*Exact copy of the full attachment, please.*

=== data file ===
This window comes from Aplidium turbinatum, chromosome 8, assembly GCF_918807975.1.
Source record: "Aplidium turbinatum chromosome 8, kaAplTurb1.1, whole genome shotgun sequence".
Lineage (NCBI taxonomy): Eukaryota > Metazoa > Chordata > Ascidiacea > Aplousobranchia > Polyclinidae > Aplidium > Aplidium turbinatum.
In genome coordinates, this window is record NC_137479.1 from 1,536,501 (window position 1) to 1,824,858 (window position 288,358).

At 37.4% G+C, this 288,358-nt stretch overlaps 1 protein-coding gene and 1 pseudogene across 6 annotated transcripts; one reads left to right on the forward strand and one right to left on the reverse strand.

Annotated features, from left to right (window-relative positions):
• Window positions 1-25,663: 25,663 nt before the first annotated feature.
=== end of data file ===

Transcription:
This window comes from Aplidium turbinatum, chromosome 8, assembly GCF_918807975.1.
Source record: "Aplidium turbinatum chromosome 8, kaAplTurb1.1, whole genome shotgun sequence".
Lineage (NCBI taxonomy): Eukaryota > Metazoa > Chordata > Ascidiacea > Aplousobranchia > Polyclinidae > Aplidium > Aplidium turbinatum.
In genome coordinates, this window is record NC_137479.1 from 1,536,501 (window position 1) to 1,824,858 (window position 288,358).

At 37.4% G+C, this 288,358-nt stretch overlaps 1 protein-coding gene and 1 pseudogene across 6 annotated transcripts; one reads left to right on the forward strand and one right to left on the reverse strand.

Annotated features, from left to right (window-relative positions):
• Window positions 1-25,663: 25,663 nt before the first annotated feature.